Enchanting feathers of the valley

The state of Uttarakhand is one of the richest in India in bio-diversity. The state capital, Dehradun district comes under the Shivalik hills at the base of the Himalayas and for the most part, is covered by forest (except the city area). Some areas of Jim Corbett National Park (a habitat shared by tigers, leopards, elephants, black bears, brown bears, chitals and various bird species) also fall within Dehradun district, which is. In Dun valley, various researchers have reported sighting a large number of species. In 1935, B. B. Osmaston was first to publish a systematic record of avian of Dehradun and adjacent hills. According to him about 400 species were recorded in the area but the study was not area specific, therefore there was controversy in regards to some species such as Snow Partridge (Lerwa lerwa), Himalayan Snowcock (Tetraogallus himalayensis), White-throated Dipper (Cinclus cinclus) and Grandala (Grandala Coelicolor) because these species were not from Dehradun district. Thereafter various ornithologist and birding enthusiasts have done studies in the area and finally, a total of 224 species were recorded. In the year 2000, A. P. Singh, recorded 377 species, including 11 as globally near-threatened and 2 as vulnerable in the Dehradun valley and neighboring hills. In 2016, Dhananjay Mohan recorded 327 species in Asan Conservation Reserve, a heaven for watching migratory birds as well as resident birds.


Red Vented Bulbul

Red Vented Bulbul


According to my experience, Dun Valley provides good shelters, the abundance of food, fewer predators, good breeding conditions, less air pollution, comparatively fewer traffic distractions. Dun valley is primarily forest area, filled with shrubs and waterfalls all around. The temperature in the summer touches around 42ºC and in the winter it comes down to 10ºC, which makes the valley atmosphere pleasant for the birds. There are various migratory birds, which come to Dun Valley in the summer and in the colder months, they return to their native places. Birds such as Himalayan Rubythroat are seen in Dun Valley in the winter and in Mussoorie in the summer. Few common species observed here, in the valley, are Common Myna, Bank Myna, House crow, Oriental Pied-hornbill, Spotted dove, Black drongo, Black-rumped flame back, to name a few. During the hotter months, a number of migratory birds, especially different kinds of parakeets can be seen in the valley, such as Yellow-breasted greenfinch, Rose-ringed parakeet, Alexandrine parakeet, Slaty-headed parakeet, Scarlet Minivet, Black Bulbul, etc. Woodpecker is also common species in the valley. During the field visits, it’s been observed that local people catch birds like Red jungle fowl, for selling and for savouring as a delicacy. House sparrows are commonly found around the humans but their numbers are sharply declining in both, urban and rural areas of the valley, for reasons such as a change in house patterns, increase in traffic, lack of food etc. It was also observed that in city region a number of omnivorous birds are present in huge numbers i.e. House crow, Jungle Crow, Common Myna, Bank Myna, etc.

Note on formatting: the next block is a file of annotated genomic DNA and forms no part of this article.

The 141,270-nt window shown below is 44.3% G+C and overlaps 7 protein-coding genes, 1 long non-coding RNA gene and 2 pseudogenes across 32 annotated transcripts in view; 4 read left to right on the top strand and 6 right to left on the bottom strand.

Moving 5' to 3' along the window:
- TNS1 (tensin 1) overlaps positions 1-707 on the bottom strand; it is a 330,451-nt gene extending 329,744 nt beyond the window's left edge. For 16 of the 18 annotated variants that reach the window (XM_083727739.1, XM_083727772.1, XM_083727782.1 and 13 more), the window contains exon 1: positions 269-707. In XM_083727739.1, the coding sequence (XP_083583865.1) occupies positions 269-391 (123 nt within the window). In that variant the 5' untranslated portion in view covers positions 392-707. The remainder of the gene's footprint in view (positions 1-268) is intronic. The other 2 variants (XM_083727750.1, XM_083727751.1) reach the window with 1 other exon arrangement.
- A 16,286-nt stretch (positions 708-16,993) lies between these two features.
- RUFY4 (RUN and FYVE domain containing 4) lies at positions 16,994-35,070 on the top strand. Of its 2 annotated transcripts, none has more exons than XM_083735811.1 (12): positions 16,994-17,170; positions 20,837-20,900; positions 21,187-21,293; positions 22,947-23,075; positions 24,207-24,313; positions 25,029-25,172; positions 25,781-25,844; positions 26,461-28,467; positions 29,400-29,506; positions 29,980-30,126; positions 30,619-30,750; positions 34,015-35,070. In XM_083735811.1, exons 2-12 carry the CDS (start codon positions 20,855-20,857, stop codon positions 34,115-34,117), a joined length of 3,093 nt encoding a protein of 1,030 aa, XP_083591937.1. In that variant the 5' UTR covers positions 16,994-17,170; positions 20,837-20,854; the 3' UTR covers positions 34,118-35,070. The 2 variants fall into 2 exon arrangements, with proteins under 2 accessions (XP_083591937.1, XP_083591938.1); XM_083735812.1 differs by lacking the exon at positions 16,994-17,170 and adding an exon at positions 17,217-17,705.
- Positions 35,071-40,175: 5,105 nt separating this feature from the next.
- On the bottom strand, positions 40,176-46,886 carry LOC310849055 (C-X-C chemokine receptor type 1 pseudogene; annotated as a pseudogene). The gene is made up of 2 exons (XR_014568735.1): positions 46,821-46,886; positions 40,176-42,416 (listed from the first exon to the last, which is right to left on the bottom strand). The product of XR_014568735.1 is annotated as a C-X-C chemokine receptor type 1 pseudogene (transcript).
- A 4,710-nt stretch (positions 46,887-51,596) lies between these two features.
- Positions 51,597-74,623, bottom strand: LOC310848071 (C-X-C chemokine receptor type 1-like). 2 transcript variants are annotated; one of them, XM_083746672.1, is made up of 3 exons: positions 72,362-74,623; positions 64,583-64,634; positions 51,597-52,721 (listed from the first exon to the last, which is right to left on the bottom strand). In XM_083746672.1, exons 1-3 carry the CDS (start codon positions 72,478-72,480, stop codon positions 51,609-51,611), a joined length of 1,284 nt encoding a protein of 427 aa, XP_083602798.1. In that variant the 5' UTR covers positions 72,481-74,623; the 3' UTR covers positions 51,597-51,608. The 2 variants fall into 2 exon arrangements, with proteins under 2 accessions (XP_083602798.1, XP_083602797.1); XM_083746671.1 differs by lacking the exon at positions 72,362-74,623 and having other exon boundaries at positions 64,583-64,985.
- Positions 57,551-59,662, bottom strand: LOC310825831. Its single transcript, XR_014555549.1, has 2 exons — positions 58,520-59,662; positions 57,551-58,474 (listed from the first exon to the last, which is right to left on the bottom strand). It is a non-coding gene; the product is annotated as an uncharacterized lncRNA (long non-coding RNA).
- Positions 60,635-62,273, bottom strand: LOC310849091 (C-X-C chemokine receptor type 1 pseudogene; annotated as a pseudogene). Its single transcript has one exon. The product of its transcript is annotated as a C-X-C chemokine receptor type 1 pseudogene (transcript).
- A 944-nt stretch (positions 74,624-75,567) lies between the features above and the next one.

Read also: A week of bird watching in the land of happiness 

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About the Author /

By profession I am a researcher. I am always inspired by nature and its natural phenomenon. I have done my master’s in biotechnology and then I moved towards the biodiversity and conservation of natural resources. I have studied the population structure and behavior of birds in Uttarakhand, where as I found different species of birds in different altitudinal gradient as well as seasonal and migratory species in the study area. Currently I am pursuing my PhD in the field of medicine.

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